• KTRM Taking Special Requests for Valentine’s Day

    KTRM-FM will be taking special requests that can be heard on the station from 4-8 p.m. Feb. 14. Requests can be made by QR code or by calling 660.785.5876.

  • Alpha Kappa Psi Recruitment Set Through Feb. 17

    AKpsi is a business fraternity that is open to all majors who are looking to grow professionally. Recruitment will take place at 7:30 p.m. Feb. 12-17 in Violette Hall 1204.

  • Blue Key Hosts Spring Recruitment


    Blue Key Honor Society is hosting an informational session at 6 p.m. Feb. 14 where more can be learned about the chapter and active members can be met. The first interview night will take place at 5:30 p.m. Feb. 15 where business formal attire is required. The second interview night will take place at 5:30 p.m. Feb. 16 and is by invite only. All events will take place in the Student Union Building Activities Room. Blue Key membership is limited to males who have completed at least 45 credit hours with at least a 3.0 overall GPA.
  • Student Floral Business to Sell Valentine’s Day Arrangements


    TruView Flowers is a student-led floral business through the Agriculture Practicum Capstone class.

    They will be selling Valentine’s flower arrangements from 10 a.m.-4 p.m. Feb. 14 in Magruder Hall. The arrangements will contain white, red and pink Carnation, along with baby’s breath, leather leaf and eucalyptus greenery. The arrangements will be available in small, medium and large sizes. The small 7 oz. jar will cost $12, the medium 12 oz. will cost $15 and the large 24 oz. will cost $20.

    Follow @truviewflowers on Facebook and Instagram for updates about new and upcoming sales.
  • Workshop Helps Students Become Substitute Teachers


    The Department of Education will host a workshop at 6 p.m. Feb. 15 in Violette Hall 1010, and via Zoom, to discuss how to become a substitute teacher and the benefits that come with it. At this workshop students will find out more about the critical need for substitute teachers and get hands-on assistance with the application process. It is open to students of all majors. Anyone interested can RSVP here.
  • University Spring Strategic Planning and Assessment Workshop

    2-5 p.m.
    Feb. 17
    Student Union Building Georgian Rooms

    President Sue Thomas will give an address at 2 p.m., followed by spring Strategic Planning and Assessment Workshop (SPAW) sessions. The President’s annual State of the University address is entitled “KIRK!” and a webcast of her remarks will be made available to campus shortly thereafter.

  • Global Issues Colloquium Looks at Latin American Elections


    The Global Issues Colloquium continues at 7 p.m. Feb. 17 on Zoom with a presentation by Dr. Guillaume Long, senior policy analyst at the Center for Economic and Policy Research (CEPR) in Washington, D.C., and former foreign minister of Ecuador.

    Prior to joining CEPR, Long had several cabinet positions in the government of Ecuador, including Minister of Foreign Affairs, Minister of Culture and Minister of Knowledge. More recently, he served as Ecuador’s permanent representative to the United Nations in Geneva. Long trained as a historian and has a Ph.D. in the international politics of Latin America from the University of London. He currently teaches international relations and the comparative politics of Latin America at Johns Hopkins University and Sciences Po, Paris.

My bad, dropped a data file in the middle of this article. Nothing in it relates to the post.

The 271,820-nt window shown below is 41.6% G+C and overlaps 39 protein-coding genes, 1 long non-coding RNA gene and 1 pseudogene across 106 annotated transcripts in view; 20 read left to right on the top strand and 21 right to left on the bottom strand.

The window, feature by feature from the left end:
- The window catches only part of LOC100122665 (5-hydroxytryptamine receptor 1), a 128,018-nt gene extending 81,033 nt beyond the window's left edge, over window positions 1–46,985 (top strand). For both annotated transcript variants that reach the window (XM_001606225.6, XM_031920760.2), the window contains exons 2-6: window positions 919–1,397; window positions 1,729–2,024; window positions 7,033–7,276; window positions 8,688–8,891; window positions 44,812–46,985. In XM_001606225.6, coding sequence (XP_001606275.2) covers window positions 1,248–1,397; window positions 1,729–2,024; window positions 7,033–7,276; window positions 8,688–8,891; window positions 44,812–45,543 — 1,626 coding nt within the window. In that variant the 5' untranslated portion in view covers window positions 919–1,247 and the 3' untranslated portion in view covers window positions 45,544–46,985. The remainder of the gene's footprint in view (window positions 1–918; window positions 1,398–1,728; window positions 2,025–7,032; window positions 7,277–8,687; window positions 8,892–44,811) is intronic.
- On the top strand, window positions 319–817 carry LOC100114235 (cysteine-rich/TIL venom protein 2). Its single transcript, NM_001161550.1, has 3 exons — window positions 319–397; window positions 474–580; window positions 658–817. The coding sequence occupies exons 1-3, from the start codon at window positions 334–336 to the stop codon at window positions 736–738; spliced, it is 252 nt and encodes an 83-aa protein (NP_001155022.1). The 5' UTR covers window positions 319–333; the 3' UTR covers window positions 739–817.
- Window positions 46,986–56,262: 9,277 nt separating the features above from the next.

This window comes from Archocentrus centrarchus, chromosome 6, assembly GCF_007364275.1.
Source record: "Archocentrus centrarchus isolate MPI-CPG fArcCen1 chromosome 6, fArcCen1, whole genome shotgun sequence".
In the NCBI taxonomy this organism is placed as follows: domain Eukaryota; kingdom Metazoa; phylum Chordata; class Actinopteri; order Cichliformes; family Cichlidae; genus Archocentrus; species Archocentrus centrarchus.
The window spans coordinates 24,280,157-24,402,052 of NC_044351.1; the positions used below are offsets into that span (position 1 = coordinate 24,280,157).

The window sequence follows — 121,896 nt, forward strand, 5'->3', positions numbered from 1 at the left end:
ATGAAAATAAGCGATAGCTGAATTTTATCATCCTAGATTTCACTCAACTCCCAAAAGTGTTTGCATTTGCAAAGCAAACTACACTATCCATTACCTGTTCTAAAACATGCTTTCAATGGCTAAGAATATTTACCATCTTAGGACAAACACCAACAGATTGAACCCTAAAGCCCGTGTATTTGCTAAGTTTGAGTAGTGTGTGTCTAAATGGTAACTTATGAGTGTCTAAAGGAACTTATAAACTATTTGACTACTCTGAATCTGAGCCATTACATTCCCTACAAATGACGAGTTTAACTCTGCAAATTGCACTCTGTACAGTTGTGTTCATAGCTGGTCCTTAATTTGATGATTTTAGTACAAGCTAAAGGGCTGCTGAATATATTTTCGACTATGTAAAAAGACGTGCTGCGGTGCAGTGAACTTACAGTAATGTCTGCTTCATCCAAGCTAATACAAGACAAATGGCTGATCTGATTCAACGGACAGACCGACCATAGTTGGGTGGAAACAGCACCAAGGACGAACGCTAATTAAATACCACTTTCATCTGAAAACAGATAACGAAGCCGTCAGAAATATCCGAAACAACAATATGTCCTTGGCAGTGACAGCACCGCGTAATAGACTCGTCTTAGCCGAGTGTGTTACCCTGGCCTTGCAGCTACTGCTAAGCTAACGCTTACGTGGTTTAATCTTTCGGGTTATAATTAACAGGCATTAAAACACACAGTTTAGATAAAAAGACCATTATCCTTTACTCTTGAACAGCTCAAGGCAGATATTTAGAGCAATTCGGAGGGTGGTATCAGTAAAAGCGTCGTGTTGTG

“The International Implications of Latin America’s New Shift to the Left”

    Presentation Abstract

    Recent electoral successes for the Latin American Left have weakened the Right’s hold over the region. Upcoming electoral processes in 2022 look likely to consolidate this tendency, with many Latin America watchers now anticipating that Brazil’s October presidential elections will be a game-changer for the regional balance of power. Is it realistic to talk of a new Pink Tide? What are the implications of this new political shift on the geopolitics of Latin America, on Latin American regionalism and integration, and on Latin America’s relations with global powers, particularly China and the United States?
  • Nominations Open for Academic Accolades


    The Academic Affairs committee for Student Government is accepting nominations for Academic Accolades.

    Every year, Student Government selects an educator of the year, research mentor of the year and faculty wellness honoree. They hope to find someone to represent each department and hear who students believe are the best professors at Truman.

    The deadline to submit a nomination form is 11:59 p.m. Feb. 18. Email stugovaccolades@truman.edu with any questions.
  • Mac and Cheese Night Hosted by AGD


    Alpha Gamma Delta will host a mac and cheese dinner from 5-8 p.m. Feb. 19 at the Baptist Student Union to help raise awareness about food insecurity and their philanthropy Feeding America. Guests can enjoy a bowl of mac and cheese with their choice of toppings. It is open to anyone in the Truman and Kirksville community.

    Tickets can be bought in advance here or at the door the night of. Prices are $5 for a bowl of mac and cheese with toppings or $8 for all-you-can-eat. All proceeds will go toward Feeding America.
  • Student Ambassador Positions Available

    The Admission Office is now hiring student ambassadors for the 2022-23 academic year. Apply at tru.mn/ambassador. Scholarship, work-study and volunteer opportunities are available. Institutional opportunities are limited.

  • Bookstore Celebrates Black History Month

    The University Bookstore will support and celebrate Black History Month by displaying popular book titles featuring black authors.

  • Career and Grad School Week Feature Virtual Events


    Career and Graduate School Week will take place Feb. 21-25 and will include virtual expos highlighting multiple professional development opportunities for students.

    To start off the festivities, the Career Center will offer a free professional photo booth by the campus photographer from 11:15 a.m.-2:30 p.m. Feb. 21 and 22.